Here we describe an undergraduate microbiology laboratory exercise that examines differences between an anthropogenic and a natural soil microbial community. These two microbiological communities were analyzed using community level physiological profiling, a quantitative method for describing the microbial composition of the bacterial community using carbon source utilization. Specifically, Biolog EcoPlate Microplates were used to determine quantitatively the use of 31 different carbon sources for oxidative respiration by each community. Carbon source utilization was compared between communities and within communities using univariate statistical techniques. The utility of this exercise in teaching how statistical analysis is informative in the biological sciences is discussed, as well as strategies to include a range of statistical analysis from descriptive and univariate techniques to multivariate approaches.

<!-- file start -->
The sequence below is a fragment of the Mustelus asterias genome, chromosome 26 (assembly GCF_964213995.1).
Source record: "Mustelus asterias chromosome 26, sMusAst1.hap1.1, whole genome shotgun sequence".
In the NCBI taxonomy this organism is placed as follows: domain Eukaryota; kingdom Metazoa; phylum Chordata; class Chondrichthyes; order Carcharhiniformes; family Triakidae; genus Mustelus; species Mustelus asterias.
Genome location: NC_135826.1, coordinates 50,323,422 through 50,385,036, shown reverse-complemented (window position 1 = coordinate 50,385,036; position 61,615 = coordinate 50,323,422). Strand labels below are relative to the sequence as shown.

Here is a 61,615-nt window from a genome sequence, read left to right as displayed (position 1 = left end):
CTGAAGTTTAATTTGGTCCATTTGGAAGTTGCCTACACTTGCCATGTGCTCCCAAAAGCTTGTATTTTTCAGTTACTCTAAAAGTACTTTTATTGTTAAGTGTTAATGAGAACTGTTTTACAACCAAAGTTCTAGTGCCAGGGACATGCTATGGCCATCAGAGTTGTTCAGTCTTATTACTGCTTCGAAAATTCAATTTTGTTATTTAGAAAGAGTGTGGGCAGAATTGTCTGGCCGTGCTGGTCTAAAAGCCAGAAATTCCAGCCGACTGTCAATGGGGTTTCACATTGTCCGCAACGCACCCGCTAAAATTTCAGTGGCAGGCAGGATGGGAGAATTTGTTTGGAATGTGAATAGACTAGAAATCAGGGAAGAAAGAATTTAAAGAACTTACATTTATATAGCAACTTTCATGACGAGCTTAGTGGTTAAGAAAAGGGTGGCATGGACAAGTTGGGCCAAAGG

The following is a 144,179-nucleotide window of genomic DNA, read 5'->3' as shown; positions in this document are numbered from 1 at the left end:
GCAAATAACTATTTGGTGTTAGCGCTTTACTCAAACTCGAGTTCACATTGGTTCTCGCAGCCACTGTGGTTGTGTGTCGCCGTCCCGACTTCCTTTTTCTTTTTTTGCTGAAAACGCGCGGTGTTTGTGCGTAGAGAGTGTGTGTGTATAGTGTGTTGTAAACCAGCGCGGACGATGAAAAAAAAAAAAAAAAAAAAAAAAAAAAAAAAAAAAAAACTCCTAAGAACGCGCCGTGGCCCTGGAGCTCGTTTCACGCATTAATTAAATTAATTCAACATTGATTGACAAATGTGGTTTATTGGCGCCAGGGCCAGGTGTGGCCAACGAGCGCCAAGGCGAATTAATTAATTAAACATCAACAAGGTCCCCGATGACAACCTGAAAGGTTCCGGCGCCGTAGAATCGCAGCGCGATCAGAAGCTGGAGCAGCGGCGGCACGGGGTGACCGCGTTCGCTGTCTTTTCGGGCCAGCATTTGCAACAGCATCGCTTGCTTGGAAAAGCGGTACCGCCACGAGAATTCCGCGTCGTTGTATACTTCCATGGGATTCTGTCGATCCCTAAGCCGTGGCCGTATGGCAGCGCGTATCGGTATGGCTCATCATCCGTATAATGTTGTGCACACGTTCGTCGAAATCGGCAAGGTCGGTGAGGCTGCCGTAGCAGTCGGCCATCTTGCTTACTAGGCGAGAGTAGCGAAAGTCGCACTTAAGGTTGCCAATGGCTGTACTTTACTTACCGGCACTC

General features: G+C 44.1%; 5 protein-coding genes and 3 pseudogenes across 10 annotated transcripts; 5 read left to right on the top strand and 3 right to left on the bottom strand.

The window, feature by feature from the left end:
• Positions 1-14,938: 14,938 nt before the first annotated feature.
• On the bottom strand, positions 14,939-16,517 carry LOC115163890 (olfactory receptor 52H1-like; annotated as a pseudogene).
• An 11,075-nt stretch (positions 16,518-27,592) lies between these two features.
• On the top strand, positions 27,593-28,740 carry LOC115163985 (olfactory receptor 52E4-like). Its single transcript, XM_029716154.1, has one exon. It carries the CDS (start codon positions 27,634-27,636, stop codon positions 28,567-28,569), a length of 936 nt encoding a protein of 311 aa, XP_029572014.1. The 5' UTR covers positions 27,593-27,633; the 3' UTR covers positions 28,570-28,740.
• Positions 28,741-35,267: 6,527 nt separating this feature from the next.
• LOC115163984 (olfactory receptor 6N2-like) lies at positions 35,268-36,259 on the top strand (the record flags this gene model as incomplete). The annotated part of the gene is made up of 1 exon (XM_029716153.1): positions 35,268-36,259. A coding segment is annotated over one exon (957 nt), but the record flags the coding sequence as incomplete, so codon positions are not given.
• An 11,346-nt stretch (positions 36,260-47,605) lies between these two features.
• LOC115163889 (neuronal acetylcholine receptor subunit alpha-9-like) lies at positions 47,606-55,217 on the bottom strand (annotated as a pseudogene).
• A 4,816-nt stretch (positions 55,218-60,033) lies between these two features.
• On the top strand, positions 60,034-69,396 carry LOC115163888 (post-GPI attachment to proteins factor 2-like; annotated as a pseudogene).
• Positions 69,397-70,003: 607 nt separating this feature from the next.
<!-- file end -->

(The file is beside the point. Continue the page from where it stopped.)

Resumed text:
You have requested a machine translation of selected content from our databases. This functionality is provided solely for your convenience and is in no way intended to replace human translation. Neither BioOne nor the owners and publishers of the content make, and they explicitly disclaim, any express or implied representations or warranties of any kind, including, without limitation, representations and warranties as to the functionality of the translation feature or the accuracy or completeness of the translations.
Translations are not retained in our system. Your use of this feature and the translations is subject to all use restrictions contained in the Terms and Conditions of Use of the BioOne website.
Vol. 40 • No. 2